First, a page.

Fans may have seen him in more than 100 roles and have never really known the man behind the characters. Daytime Emmy-award-winning actor, Jeff Kober, embodies every role he takes on and leaves it all on the acting floor. His performances mesmerize, horrify, shock, or surprise you but always leave you wanting more. This week on Maurice Benard’s video podcast, State Of Mind, Kober reveals the secret behind his craft and how to find your bliss.
Maurice Benard & Jeff Kober: Opening The Door
Life has a way of putting you on the path you belong, and it is sometimes when you feel most empty that life fills you up. Fans have heard Benard discuss how his role as Sonny Corinthos on General Hospital and the drug Lithium helped turn his life around. Such was the case with Jeff Kober (Cyrus Renault), who wandered aimlessly in his youth, trying to find his place in the world until acting opened up his emotional floodgates in a healthy way and set him on a spiritual path.
“I was so shut down for so long. I had this tragedy in my teenage years that just shut me down.” Benard probed so Kober explained, “I was in a car accident, and a boy died. I wasn’t charged with anything. I wasn’t speeding or anything, but a little kid ran out in front of me. And he was a friend of mine. I wasn’t even able to talk about this until a few years ago. I really thought that I was a murderer. I wasn’t worthy of life, let alone happiness, but I didn’t know how to kill myself.
“So everything was held inside,” continued Kober, detailing his journey. “Then came acting, and it was like a window out. And I started getting some therapy and getting a little bit more [opens hands like a window] and a little bit more.”
The memorable role of Sgt. Evan “Dodger” Winslow came along in the Vietnam-based series, China Beach. “It was a guy that had seen way too much, and he had like that 1,000-yard stare. It was written that way. And that is the way I was.”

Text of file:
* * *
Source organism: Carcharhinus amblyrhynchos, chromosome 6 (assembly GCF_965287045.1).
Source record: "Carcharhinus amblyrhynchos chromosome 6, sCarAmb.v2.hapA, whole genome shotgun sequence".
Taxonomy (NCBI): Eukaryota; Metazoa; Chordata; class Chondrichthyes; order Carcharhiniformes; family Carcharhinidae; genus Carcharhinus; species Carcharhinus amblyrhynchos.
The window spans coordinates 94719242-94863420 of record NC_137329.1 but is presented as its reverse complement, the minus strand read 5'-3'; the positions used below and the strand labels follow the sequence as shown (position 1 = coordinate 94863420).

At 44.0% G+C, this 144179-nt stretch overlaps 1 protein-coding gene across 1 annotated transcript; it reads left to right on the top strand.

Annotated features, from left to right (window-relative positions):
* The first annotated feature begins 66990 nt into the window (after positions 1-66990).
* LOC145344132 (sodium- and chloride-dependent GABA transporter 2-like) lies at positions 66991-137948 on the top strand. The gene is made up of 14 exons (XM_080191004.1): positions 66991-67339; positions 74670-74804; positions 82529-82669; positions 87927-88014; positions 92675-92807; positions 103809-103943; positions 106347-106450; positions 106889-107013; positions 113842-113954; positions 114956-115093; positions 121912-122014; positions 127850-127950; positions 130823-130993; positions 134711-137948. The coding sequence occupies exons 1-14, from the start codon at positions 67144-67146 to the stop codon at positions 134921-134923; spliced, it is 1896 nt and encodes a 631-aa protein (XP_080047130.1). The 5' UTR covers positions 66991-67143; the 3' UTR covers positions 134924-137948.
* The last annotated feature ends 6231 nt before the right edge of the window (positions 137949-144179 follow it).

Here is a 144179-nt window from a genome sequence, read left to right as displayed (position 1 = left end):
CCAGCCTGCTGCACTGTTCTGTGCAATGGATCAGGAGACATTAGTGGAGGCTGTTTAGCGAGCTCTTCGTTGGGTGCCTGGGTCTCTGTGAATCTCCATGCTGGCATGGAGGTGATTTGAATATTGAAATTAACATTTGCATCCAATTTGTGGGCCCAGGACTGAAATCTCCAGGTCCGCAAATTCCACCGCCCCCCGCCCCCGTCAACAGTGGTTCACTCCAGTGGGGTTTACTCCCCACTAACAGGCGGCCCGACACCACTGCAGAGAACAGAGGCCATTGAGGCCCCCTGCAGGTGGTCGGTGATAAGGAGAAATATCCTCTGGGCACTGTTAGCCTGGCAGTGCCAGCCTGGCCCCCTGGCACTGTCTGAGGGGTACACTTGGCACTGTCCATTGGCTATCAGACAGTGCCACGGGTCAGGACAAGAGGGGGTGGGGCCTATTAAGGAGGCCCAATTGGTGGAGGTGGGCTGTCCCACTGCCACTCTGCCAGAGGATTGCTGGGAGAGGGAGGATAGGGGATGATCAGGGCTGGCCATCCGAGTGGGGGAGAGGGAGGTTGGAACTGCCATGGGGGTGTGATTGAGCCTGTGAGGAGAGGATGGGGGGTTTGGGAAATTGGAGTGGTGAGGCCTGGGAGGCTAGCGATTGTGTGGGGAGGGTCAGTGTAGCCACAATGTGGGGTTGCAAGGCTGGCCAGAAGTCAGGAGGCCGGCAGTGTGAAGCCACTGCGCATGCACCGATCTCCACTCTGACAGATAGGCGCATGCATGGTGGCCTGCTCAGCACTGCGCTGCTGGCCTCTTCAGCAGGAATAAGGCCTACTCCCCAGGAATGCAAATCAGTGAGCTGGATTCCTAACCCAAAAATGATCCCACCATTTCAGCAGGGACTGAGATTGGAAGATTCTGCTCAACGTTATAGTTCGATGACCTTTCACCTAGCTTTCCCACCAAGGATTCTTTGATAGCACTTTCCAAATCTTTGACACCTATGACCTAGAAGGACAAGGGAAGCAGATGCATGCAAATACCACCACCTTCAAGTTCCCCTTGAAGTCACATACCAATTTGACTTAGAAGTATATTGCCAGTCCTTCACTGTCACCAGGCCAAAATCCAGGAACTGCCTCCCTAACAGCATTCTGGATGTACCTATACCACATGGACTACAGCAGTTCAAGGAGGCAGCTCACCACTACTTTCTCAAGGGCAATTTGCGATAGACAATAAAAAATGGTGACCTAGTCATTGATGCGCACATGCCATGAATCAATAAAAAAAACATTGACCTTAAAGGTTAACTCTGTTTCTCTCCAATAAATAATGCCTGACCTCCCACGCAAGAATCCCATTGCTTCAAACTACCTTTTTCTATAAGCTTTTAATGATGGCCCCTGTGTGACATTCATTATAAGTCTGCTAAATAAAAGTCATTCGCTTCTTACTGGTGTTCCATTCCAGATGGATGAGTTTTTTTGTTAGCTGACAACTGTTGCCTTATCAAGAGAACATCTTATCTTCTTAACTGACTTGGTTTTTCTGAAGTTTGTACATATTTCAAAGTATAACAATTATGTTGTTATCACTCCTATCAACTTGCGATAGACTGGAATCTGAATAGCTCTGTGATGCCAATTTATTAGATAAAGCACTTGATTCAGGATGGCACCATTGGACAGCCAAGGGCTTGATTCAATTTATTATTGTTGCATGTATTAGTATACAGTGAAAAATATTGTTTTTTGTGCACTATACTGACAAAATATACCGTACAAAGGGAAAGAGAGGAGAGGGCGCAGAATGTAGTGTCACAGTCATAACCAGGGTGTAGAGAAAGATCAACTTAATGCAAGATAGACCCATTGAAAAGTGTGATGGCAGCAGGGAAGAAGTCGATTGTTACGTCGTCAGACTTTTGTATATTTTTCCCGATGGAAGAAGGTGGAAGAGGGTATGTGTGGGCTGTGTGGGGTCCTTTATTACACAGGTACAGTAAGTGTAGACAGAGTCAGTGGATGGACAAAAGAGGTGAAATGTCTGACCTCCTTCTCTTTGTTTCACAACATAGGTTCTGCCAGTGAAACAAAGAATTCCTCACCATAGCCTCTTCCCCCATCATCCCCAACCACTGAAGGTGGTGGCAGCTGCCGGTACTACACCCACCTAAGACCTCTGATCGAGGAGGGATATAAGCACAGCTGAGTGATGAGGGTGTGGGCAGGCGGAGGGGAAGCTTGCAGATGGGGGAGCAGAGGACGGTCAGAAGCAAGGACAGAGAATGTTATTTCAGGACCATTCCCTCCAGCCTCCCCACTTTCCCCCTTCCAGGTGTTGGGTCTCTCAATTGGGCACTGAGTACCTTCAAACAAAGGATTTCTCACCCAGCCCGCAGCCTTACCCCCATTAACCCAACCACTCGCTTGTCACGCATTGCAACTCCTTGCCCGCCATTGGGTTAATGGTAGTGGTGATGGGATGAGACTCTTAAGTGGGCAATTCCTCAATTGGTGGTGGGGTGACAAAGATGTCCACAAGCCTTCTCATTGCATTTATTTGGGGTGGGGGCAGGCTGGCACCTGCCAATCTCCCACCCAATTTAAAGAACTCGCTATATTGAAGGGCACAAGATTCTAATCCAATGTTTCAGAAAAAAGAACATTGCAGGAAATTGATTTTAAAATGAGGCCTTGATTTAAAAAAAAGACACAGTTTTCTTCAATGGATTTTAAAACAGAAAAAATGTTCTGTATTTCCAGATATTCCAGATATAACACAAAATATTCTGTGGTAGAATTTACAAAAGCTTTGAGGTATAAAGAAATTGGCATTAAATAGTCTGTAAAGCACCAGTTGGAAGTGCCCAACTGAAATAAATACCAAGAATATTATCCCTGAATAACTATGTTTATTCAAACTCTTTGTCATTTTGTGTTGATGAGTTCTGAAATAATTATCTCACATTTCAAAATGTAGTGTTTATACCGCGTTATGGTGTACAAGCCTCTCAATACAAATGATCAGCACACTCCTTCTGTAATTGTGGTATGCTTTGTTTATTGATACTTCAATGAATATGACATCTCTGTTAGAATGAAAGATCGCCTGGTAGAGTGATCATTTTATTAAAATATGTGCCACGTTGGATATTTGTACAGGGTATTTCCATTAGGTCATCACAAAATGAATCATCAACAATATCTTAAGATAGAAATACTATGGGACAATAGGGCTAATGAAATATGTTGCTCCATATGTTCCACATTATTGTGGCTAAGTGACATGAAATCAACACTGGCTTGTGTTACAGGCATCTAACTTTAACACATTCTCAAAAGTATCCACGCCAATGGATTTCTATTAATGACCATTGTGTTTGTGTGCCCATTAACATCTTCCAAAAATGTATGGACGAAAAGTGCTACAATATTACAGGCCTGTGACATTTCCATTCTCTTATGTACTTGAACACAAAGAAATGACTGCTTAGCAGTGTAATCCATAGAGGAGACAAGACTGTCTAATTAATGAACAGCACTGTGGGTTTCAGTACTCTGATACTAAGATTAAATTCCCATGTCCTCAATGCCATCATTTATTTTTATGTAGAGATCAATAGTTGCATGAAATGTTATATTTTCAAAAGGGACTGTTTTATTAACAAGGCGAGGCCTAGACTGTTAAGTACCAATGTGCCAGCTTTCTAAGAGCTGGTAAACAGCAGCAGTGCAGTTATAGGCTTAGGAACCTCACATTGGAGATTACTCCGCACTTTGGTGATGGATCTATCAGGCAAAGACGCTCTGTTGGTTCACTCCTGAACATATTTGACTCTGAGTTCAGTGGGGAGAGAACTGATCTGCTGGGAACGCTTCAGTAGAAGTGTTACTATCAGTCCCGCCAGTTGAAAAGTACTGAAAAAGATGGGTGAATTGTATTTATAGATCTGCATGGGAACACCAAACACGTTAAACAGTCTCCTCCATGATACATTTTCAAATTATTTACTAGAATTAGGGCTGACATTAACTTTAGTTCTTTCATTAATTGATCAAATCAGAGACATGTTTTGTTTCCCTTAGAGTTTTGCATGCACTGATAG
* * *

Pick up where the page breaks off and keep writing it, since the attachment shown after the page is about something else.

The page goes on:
The thoughtful actor explained his emotional state at the time. “I wasn’t fit for society. I could just barely talk. And they wrote that character. Plus, I had the flu when I went in. I could hardly talk, and I said, ‘Sorry about my voice.’ And they said, ‘No, we love it.’ So it was using who I was in a situation that really fit.”
Finding his niche in the world and finally opening up changed his life. “I have been blessed that throughout where I was able to continue to do the work both emotionally and spiritually. To just continue to opening up, opening up, and opening up. Today, I can take from all of that, but I am not controlled by any of that. I have cleared myself from the blocks and the trauma.”
An Epic Life Story
Kober shared his experience growing up in Billings, Montana, his first experience with actors after being conducted by then-student Oscar award-winning actor J. K. Simmons, as a trombone player in the orchestra of the University of Montana’s production of Fiddler on the Roof, which led him to Los Angeles, and how a Rock n’ Roll band experience led him to be a paralegal, and that led him to acting classes.
The consummate actor and, as Benard likes to call him, Zen Master, spoke of his early days working with Michael Landon and Victor French on Highway to Heaven. French gave him acting advice that he would never forget. The two co-stars talked about his first days as a villain on General Hospital, how six weeks turned into three years, working with Genie Francis, Michael E. Knight, and Cynthia Watros, and winning a Daytime Emmy.
Maurice Benard used a quote from some of Kober’s spiritual lessons, “To become mindfully aware of our surroundings is to bring our thinking back to our present moment reality and to the possibility of some semblance of serenity in the face of circumstances outside our ability to control.” The two discussed heaven, hell, joy, and bliss. There is so much covered in this episode, and you won’t want to miss a bit. Catch the full episode here.
For more information from Jeff Kober on acting, meditation, and his photography work, go to his website or Facebook page. Fans can follow the actor on Twitter and Instagram. Follow Maurice Benard on Twitter, Instagram, and TikTok. State Of Mind is inching closer to Benard’s goal of 100k subscribers. To follow State Of Mind and subscribe, go to YouTube, Instagram, and Twitter.